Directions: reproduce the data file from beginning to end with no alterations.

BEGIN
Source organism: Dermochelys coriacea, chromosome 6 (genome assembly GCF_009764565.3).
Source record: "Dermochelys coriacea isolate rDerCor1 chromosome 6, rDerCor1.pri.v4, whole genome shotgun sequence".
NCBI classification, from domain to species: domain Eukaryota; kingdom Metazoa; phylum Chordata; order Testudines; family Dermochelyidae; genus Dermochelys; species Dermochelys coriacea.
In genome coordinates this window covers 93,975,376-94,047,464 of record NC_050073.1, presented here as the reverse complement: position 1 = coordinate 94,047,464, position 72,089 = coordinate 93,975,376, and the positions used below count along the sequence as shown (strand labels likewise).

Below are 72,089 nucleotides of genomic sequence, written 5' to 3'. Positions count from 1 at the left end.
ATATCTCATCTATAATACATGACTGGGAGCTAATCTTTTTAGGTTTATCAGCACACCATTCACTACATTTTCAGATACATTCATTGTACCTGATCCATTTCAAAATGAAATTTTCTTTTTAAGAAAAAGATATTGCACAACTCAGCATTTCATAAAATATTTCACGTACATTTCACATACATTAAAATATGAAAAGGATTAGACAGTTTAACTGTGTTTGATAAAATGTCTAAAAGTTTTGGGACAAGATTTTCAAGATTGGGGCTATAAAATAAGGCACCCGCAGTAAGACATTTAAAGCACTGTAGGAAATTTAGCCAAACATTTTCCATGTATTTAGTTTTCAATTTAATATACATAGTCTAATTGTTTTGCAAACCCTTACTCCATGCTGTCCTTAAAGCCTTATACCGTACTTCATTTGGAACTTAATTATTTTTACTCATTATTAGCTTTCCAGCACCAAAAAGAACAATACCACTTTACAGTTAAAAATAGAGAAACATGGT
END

Source organism: Dermochelys coriacea, chromosome 6 (genome assembly GCF_009764565.3).
Source record: "Dermochelys coriacea isolate rDerCor1 chromosome 6, rDerCor1.pri.v4, whole genome shotgun sequence".
NCBI classification, from domain to species: domain Eukaryota; kingdom Metazoa; phylum Chordata; order Testudines; family Dermochelyidae; genus Dermochelys; species Dermochelys coriacea.
In genome coordinates this window covers 93,975,376-94,047,464 of record NC_050073.1, presented here as the reverse complement: position 1 = coordinate 94,047,464, position 72,089 = coordinate 93,975,376, and the positions used below count along the sequence as shown (strand labels likewise).

Below are 72,089 nucleotides of genomic sequence, written 5' to 3'. Positions count from 1 at the left end.
ATATCTCATCTATAATACATGACTGGGAGCTAATCTTTTTAGGTTTATCAGCACACCATTCACTACATTTTCAGATACATTCATTGTACCTGATCCATTTCAAAATGAAATTTTCTTTTTAAGAAAAAGATATTGCACAACTCAGCATTTCATAAAATATTTCACGTACATTTCACATACATTAAAATATGAAAAGGATTAGACAGTTTAACTGTGTTTGATAAAATGTCTAAAAGTTTTGGGACAAGATTTTCAAGATTGGGGCTATAAAATAAGGCACCCGCAGTAAGACATTTAAAGCACTGTAGGAAATTTAGCCAAACATTTTCCATGTATTTAGTTTTCAATTTAATATACATAGTCTAATTGTTTTGCAAACCCTTACTCCATGCTGTCCTTAAAGCCTTATACCGTACTTCATTTGGAACTTAATTATTTTTACTCATTATTAGCTTTCCAGCACCAAAAAGAACAATACCACTTTACAGTTAAAAATAGAGAAACATGGT